The density of a structure determines how well it blocks x-rays from reaching the detector, which determines its appearance on CT. Dense structures like bone or contrast block more x-rays and appear bright, whereas structures like air and fat appear darker, even black, because they do not block as many x-rays.
The ability to block x-rays is also referred to as attenuation, where high attenuation structures appear brighter and low attenuation structures appear darker.
Attenuation is represented both by the grey scale appearance in the image and a numerical value that you can measure. This value is called the Hounsfield unit (HU). The higher the number, the more x-rays the structure blocks. So, a high attenuation structure like bone will have a higher HU value than low attenuation structures like fat or air.
By drawing a region of interest (ROI) over the structure, you can obtain the attenuation value and more precise information about the structure’s density. This can be thought of as a radiology magnifying glass.
By convention, two structures are assigned values that are used to calibrate all of the other values:
- Air is –1000 HU
- Water is 0 HU
Since water is the zero point, it can be used as the starting point to characterize other fluid types. For instance, a simple fluid such as ascites is within the range of 0–20 HU, whereas a complex fluid like blood, which might occur with trauma, is within the range of 30–70 HU.
How do we use attenuation to detect abnormalities?
Example 1: Fluid and attenuation
In the CT scan below, the pelvic fluid measures 10 HU. From this, we can infer the accumulation of a simple fluid in the abdomen, also known as ascites, which is commonly associated with cirrhotic liver disease.
Example 2: Complex fluid and attenuation
In the next example, the fluid around the liver and spleen has been measured to be 45 HU. This is higher than simple fluid and indicates complex fluid. Because this patient is presenting with trauma, this fluid is suspicious for blood products due to an intraabdominal injury, prompting a careful review of the images to look for the source of the bleeding.
In addition to checking the fluid, measuring attenuation can also be useful for masses. When characterising adrenal, kidney, or ovarian masses, you can check the attenuation value for fat or enhancement. This can help determine if a lesion is benign or possibly cancerous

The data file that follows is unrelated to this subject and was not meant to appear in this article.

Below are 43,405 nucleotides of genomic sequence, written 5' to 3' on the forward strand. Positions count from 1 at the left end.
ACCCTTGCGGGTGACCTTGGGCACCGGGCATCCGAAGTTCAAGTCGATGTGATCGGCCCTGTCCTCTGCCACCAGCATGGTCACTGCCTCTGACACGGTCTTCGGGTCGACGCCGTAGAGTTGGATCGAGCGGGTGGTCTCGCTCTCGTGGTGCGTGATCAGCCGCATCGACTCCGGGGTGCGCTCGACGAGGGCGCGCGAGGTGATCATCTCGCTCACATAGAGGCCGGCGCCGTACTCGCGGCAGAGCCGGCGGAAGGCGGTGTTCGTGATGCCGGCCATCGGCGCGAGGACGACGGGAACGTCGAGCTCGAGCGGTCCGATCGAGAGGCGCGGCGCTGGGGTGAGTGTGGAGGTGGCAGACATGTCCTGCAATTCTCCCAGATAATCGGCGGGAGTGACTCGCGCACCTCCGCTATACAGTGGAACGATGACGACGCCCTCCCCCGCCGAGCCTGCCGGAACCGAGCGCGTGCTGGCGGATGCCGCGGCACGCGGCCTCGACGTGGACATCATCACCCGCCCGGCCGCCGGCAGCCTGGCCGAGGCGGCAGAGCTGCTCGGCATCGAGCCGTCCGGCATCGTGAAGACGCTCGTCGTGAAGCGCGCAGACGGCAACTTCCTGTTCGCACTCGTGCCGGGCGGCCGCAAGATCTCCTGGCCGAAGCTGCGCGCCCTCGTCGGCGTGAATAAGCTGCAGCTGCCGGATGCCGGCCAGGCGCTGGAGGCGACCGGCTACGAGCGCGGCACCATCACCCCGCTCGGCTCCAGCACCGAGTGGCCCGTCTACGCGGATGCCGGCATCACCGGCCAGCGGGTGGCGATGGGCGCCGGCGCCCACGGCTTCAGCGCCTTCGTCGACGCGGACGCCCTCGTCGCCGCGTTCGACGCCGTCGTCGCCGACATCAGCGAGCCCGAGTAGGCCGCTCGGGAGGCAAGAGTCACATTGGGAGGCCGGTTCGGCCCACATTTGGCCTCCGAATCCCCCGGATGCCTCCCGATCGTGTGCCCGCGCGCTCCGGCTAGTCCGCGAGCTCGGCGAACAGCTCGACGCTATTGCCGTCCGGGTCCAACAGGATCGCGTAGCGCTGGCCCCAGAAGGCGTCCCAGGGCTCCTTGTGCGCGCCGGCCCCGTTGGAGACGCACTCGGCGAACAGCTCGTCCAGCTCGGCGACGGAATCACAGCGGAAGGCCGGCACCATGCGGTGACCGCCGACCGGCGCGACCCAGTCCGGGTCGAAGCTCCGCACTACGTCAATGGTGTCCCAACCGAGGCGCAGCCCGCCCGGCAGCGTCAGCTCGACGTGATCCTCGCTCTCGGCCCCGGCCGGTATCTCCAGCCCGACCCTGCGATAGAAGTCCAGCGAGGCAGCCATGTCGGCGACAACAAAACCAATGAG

Example 3: Ovarian mass
Below is an example of an ovarian mass. If we draw a region of interest circle over the darkest part of the mass, the attenuation measures –100 HU, which is consistent with fat. This information helps us to confidently give the diagnosis of a benign fat-containing mass of the ovary called a mature teratoma.
Example 4: Renal mass
Non-contrast CT image from a patient with a large mass in the left kidney. We want to look for vascular flow which would indicate that it is not a cyst and may be cancerous. To determine this, you will need to acquire images both before and after the patient is given contrast to see whether the mass shows enhancement, which means it should get brighter after contrast is given. As contrast is carried by the blood, enhancement would indicate blood flowing into the mass.
When we zoom in on the mass, we can see that the density is variable, and coming to a diagnosis using visual comparison may be challenging. Checking the HU may help. By drawing a region of interest over the mass in the same area on both images, the HU value indicates increased enhancement with contrast.
By subtracting the non-contrast HU value from the post-contrast HU value, you can determine a difference in perceived enhancement (i.e., brightness) with more accuracy.
If we subtract the non-contrast value of 30 HU from the post-contrast value of 65 HU, we can calculate an increase in brightness of 35 HU. An increase of 20 HU or more generally means you can be sure it is truly enhancing. Thus, we can say that this is an enhancing mass and that it might be cancerous, needing further evaluation such as a biopsy.
The evaluation of fatty infiltration of the liver is another useful application of attenuation values. This involves a comparison of the liver and spleen and is most reliable on non-contrast images.
Example 5: Fatty infiltration
Non-contrast image showing the liver and the spleen. By drawing a region of interest on both structures, you can use the HU values to determine the amount of fat in the liver tissue.
For this you can consider two cutoff points that indicate fat infiltration:
- If the liver measures less than 40 HU
- If the liver measures less than the spleen by at least 10 HU
Note: this comparison only works on a non-contrast CT.
In the example above, the liver measures 8 HU and the spleen measures 50 HU. We know that 8 HU is less than 40, and 8 HU is 42 HU less than the spleen. Therefore, both cutoffs have been met, and you can confidently diagnose fatty liver disease or hepatic steatosis.
- Top 100 CT scan quiz. LITFL
Radiology Library: Abdominal CT Basics
- Hartung MP. What is the role of Abdominal CT? LITFL
- Hartung MP. Abdominal CT: Basics. LITFL
- Hartung MP. Abdominal CT: Common Terms. LITFL
- Hartung MP. Abdominal CT: Planes. LITFL
- Hartung MP. Abdominal CT: Measuring attenuation. LITFL
- Hartung MP. Abdominal CT: Windows settings (basics). LITFL
- Hartung MP. Abdominal CT: Windows settings (advanced). LITFL
Abdominal CT interpretation
Assistant Professor of Abdominal Imaging and Intervention at the University of Wisconsin Madison School of Medicine and Public Health. Interests include resident and medical student education, incorporating the latest technology for teaching radiology. I am also active as a volunteer teleradiologist for hospitals in Peru and Kenya. | Medmastery | Radiopaedia | Website | Twitter | LinkedIn | Scopus